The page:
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  1. 1. Forecasting Production Losses at a Swedish Wind Farm WinterWind 2013 Neil Davis, Andrea Hahmann, Niels-Erik Clausen, Mark Zagar, and Pierre Pinson
  2. 2. Motivation ● Site location ● Wind park planning ● Energy market pricing DTU Wind Energy, Technical University of Denmark February 10, 2013 2
  3. 3. Production Forecast Model DTU Wind Energy, Technical University of Denmark February 10, 2013 3
  4. 4. Inputs ● Observational data ● Located in central Sweden ● Approximately 50 Vestas V90 turbines ● Grouped into 3 parks ● Observations from January 2011 ● Temperature, wind speed , wind direction from hubs of each turbine, production & turbine normal operation time ● WRF mesoscale simulation ● 27 km & 9 km nests ● Thompson microphysics & MYNN2 PBL ● Best performing of 9 sensitivities ● FNL for initial & boundary conditions ● Grid nudging on the outermost domain ● 63 vertical levels DTU Wind Energy, Technical University of Denmark February 10, 2013 4
  5. 5. Icing model ● Modified Makkonen model ● Cylinder moves at blade relative velocity ● Diameter 0.144 m ● Located at 75% of blade length ● Heat transfer coefficient for airfoils ● Blade always at 80m hub height ● Utilize all 4 WRF hydro-meteor types (QCLOUD, QRAIN, QICE, QSNOW) ● Sublimation & shedding included ● Sublimation based on humidity gradient & radiation balance ● Shedding set to 100% when T > 1º Celsius DTU Wind Energy, Technical University of Denmark February 10, 2013 5
  6. 6. Ice duration evaluation ● Timeseries comparing model icing periods to periods when any turbine was iced in a given farm. ● Compared with persistence & threshold method for several skill scores and this method outperformed both ● For more details see paper submitted to Journal of Applied Meteorology & Climatology “Forecast of Icing Events at a Wind Farm in Sweden” DTU Wind Energy, Technical University of Denmark February 10, 2013 6
  7. 7. Production loss model ● Fit smoothing function to power curve ● Wind farm average values ● Only for temps above freezing ● Red line in the plot ● Calculate power difference ● Deviation from modeled power ● Investigate potential predictors for power difference ● Ice Model outputs ● WRF Hydrometeors ● Fit test models for all farms ● Make use of entire dataset ● Maximize adjusted R2 DTU Wind Energy, Technical University of Denmark February 10, 2013 7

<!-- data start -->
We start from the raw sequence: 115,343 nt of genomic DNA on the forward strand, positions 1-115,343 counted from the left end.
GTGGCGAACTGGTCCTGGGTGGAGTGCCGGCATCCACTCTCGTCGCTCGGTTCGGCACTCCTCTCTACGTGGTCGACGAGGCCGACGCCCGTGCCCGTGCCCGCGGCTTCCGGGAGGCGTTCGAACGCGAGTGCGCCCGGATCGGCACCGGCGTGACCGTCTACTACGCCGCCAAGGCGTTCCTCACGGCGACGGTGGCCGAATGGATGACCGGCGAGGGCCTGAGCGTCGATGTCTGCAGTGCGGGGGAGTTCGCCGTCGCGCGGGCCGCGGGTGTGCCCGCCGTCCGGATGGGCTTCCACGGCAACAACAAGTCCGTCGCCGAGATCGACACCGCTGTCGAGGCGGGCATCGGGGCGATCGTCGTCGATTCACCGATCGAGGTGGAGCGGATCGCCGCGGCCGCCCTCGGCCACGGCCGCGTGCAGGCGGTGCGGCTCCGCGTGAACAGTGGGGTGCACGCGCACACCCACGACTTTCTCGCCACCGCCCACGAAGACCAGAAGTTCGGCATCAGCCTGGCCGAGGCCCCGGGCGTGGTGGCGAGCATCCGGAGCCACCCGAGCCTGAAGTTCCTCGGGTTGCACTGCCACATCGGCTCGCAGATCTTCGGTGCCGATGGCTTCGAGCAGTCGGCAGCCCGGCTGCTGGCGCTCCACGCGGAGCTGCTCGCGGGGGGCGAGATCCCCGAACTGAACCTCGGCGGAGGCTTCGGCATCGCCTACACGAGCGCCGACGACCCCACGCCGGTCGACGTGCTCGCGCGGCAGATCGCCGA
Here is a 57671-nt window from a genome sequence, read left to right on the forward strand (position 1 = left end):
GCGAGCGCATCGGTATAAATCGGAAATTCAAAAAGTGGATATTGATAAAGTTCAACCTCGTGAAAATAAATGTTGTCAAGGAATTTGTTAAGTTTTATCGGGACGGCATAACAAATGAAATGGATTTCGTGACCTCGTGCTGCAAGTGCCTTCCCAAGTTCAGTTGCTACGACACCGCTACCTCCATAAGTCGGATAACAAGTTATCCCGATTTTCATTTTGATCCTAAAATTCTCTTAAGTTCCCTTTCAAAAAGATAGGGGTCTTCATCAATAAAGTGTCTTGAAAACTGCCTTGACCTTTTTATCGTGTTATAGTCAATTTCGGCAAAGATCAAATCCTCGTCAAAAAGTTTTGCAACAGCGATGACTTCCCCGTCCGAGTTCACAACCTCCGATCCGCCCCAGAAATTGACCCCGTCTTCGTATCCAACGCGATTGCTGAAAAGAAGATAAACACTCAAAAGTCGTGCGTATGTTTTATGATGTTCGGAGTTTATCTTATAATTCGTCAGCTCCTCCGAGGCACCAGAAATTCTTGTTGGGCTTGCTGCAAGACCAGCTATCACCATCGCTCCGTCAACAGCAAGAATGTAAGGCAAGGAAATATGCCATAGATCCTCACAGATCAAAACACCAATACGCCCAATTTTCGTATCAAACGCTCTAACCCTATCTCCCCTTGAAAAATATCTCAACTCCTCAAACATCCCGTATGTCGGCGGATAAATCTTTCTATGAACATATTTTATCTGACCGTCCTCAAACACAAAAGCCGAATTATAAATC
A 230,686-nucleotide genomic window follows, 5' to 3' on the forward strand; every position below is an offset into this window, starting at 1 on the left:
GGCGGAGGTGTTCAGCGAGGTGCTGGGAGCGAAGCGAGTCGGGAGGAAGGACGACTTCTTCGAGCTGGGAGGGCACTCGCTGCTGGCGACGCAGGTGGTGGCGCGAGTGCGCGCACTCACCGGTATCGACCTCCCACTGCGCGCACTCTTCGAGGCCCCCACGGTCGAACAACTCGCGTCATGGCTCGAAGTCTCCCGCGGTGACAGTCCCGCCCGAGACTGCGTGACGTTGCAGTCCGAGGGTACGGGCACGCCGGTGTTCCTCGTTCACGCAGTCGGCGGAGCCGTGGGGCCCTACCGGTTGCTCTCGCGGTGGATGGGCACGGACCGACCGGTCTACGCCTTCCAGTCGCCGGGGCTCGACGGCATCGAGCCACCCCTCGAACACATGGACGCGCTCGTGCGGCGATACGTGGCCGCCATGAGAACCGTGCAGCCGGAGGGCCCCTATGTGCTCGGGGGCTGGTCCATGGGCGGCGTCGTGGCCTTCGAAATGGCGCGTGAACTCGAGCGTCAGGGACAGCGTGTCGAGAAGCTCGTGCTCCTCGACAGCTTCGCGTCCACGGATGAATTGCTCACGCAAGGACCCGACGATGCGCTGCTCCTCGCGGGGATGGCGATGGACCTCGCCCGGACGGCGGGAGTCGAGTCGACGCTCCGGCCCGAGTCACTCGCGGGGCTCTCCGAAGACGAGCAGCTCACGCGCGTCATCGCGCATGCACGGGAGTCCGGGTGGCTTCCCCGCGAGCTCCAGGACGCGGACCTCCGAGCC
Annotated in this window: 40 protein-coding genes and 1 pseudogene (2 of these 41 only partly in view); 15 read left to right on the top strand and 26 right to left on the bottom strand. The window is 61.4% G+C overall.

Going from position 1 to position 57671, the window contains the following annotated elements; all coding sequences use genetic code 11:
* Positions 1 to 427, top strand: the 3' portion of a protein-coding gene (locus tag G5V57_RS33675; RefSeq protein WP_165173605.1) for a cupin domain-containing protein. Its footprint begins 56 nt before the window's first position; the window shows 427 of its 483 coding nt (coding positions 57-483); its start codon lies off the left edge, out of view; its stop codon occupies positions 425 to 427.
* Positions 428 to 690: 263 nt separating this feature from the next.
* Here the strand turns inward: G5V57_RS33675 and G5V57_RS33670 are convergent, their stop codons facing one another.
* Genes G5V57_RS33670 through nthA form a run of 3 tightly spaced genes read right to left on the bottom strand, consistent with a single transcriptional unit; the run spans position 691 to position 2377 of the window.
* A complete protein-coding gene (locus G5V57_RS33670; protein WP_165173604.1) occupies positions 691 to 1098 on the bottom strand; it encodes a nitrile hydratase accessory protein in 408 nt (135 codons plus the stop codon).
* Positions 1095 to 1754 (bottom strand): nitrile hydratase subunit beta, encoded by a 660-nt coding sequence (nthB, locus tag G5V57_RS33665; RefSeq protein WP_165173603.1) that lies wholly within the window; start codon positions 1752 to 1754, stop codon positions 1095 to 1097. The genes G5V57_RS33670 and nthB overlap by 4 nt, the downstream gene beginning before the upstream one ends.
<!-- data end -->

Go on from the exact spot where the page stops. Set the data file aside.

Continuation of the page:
8. 8. Model Parameters ● Threshold ● Ice only ● Enhanced ● Model qall > 1e-3 ● Forecasted power ● Ice only parameters ● Set power to 0 ● Accumulated mass ● Square root of all 4 ● Average ice density hydrometeors ● Use power curve all other times ● Sublimation ● Temperature DTU Wind Energy, Technical University of Denmark February 10, 2013 8
  9. 9. K-fold cross validation ● Cut into 12 pieces ● Fit 8 pieces (training), and forecast remaining 4 (test) ● Calculate RMSE & mean bias of mean farm power forecast (test) ● Monte Carlo approach with 495 different model fits DTU Wind Energy, Technical University of Denmark February 10, 2013 9
  10. 10. RMSE DTU Wind Energy, Technical University of Denmark February 10, 2013 10
  11. 11. Bias DTU Wind Energy, Technical University of Denmark February 10, 2013 11
  12. 12. Conclusions ● Combination of WRF output parameters & icing model parameters works best for all 3 wind parks ● Both bias and RMSE of hourly production estimates can be improved using this approach ● Both statistical approaches show improvement over the threshold based method ● For this site the icing model output was a secondary feature, with the cloud outputs from WRF performing as well as the icing model. ● We propose this is due in part to the very cold temperatures during icing, so the physical icing model does not have as much impact. This work was supported financially by the Top-Level Research Initiative (TFI) project, Improved forecast of wind, waves and icing (IceWind), Vestas, and the Nordic Energy Industry. DTU Wind Energy, Technical University of Denmark February 10, 2013 12
  13. 13. Future Work ● Apply this method to other sites and longer periods ● Investigate possible time lags using time series analysis ● Ensure the modified Makkonen model is representing the turbine icing correctly ● Develop relationships between the two if required ● Enhance the formulation of ice removal mechanisms ● Evaluate performance using forecasted winds DTU Wind Energy, Technical University of Denmark February 10, 2013 13
  14. 14. Questions??? DTU Wind Energy, Technical University of Denmark February 10, 2013 14

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